A very good question.It's origin, yes - but how much of its current morphology has developed since?
Most were changed significantly by the last ice age (& not as much since), except those bits that have formed more recently...
Such scraping would cause the overlying beds to be stripped away, leaving formerly closed avens as open shafts.
Not to hand I'm afraid, but without it there would be no limestone pavement or erratics. Overlying pressure of ice could well collapse a cave roof, and this has to be a mechanism in some cases. In either case I would expect a lot of debris to enter the open cave, unless the void was ice filled during glaciation?Interesting. Have you a reference for glacial ice stripping away surface beds in the Dales? I would have thought that collapse caused by the sheer weight of a couple of hundred metres of ice (and its subsequence removal) would be a far more convincing hypothesis for the opening up of avens to the surface.
Are we assuming Alum Pot Main Shaft was an underground chamber which was then breached from the surface by whatever mechanism? I find this hard to accept as there's no evidence of resulting debris, other than the Bridge jammed across the shaft, which could easily have just peeled off the walls (freeze / thaw action?).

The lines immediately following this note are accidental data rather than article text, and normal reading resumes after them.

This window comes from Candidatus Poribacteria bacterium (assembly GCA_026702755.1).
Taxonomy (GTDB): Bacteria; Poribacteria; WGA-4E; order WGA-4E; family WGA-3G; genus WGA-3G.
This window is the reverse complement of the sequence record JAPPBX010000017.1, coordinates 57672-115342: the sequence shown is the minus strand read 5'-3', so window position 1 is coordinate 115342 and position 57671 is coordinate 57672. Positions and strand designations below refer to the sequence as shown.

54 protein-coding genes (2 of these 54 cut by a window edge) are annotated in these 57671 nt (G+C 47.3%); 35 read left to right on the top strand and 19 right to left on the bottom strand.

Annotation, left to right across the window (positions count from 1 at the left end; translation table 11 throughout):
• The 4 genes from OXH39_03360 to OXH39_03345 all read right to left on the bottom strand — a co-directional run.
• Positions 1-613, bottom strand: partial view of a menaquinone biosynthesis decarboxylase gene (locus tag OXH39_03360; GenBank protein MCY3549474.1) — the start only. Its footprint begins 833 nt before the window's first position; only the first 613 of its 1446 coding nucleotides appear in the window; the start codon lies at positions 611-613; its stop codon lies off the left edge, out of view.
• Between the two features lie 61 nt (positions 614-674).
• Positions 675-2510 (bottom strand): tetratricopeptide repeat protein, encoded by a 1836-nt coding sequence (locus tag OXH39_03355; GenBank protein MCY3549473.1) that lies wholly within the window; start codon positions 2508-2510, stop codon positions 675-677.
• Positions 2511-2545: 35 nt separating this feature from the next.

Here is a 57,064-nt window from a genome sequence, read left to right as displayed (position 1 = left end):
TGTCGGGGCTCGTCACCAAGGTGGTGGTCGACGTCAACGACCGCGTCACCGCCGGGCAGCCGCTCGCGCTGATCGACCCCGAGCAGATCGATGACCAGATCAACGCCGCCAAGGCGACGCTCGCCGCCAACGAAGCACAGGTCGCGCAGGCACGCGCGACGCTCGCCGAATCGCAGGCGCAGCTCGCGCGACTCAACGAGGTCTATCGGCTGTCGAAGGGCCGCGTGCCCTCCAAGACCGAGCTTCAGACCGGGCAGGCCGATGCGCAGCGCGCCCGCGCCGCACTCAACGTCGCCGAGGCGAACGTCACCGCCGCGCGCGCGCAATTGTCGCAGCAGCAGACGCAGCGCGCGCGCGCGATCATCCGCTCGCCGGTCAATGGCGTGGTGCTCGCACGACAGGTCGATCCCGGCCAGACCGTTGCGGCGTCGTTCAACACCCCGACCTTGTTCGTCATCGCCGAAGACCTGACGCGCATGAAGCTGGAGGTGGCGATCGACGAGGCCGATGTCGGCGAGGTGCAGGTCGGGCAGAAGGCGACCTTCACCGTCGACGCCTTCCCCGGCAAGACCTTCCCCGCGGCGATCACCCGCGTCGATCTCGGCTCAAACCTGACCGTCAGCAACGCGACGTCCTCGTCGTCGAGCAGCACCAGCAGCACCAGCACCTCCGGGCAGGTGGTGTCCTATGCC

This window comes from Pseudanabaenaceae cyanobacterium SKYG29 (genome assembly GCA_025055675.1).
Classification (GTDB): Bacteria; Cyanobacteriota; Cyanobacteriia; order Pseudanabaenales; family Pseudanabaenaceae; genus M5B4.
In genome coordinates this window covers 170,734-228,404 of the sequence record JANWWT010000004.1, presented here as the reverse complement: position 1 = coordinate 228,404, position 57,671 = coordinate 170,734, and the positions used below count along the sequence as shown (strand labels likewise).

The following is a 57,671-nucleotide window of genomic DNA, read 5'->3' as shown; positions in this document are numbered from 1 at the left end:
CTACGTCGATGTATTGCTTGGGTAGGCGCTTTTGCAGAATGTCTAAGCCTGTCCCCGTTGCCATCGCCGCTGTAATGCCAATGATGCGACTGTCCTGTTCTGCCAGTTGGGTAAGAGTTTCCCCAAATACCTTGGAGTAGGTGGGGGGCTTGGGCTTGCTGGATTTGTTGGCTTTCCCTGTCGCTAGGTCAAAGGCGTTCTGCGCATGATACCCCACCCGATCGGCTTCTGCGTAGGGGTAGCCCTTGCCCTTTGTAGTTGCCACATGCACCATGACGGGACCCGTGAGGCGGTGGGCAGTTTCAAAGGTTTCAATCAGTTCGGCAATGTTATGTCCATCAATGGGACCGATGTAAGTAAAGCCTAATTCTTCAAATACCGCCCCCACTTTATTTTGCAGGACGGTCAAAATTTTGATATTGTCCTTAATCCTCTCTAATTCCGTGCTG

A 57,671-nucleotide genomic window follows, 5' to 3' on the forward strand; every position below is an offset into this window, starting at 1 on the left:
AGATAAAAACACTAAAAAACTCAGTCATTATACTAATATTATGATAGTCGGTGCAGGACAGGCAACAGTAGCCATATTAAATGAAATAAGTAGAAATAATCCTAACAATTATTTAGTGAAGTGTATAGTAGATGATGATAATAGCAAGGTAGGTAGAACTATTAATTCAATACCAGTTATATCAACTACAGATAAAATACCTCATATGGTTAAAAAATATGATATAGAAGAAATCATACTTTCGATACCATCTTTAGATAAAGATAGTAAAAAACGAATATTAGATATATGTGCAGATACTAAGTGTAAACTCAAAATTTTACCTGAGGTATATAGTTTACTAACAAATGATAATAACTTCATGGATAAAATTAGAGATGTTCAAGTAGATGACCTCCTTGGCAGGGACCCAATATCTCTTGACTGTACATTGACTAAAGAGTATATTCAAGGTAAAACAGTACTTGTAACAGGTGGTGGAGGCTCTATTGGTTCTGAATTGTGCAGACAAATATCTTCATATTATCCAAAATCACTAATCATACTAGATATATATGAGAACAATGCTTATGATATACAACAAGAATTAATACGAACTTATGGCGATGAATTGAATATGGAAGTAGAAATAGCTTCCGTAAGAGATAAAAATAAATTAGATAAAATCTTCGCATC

I'd have thought Alum Main Shaft is an (almost) abandoned ancient open sink on the N / S fault, with the present Alum Pot Beck being an underfit stream (due to the main stream having been captured by subsequent underflow via the Long Churn system and associated caves).
In your previous post you said that "I think the limestone pavement common in the dales is the result of glacial removal of soils.", which is contradictory!Not to hand I'm afraid, but without it there would be no limestone pavement or erratics.
Confusion reigns...In your previous post you said that "I think the limestone pavement common in the dales is the result of glacial removal of soils.", which is contradictory!
My understanding is that you are right that glacial ice did remove weaker beds to expose the harder beds, but I find it hard to accept that was responsible for the existence of the surface shafts we see today such as Alum Pot (any more than collapse from the weight of ice!).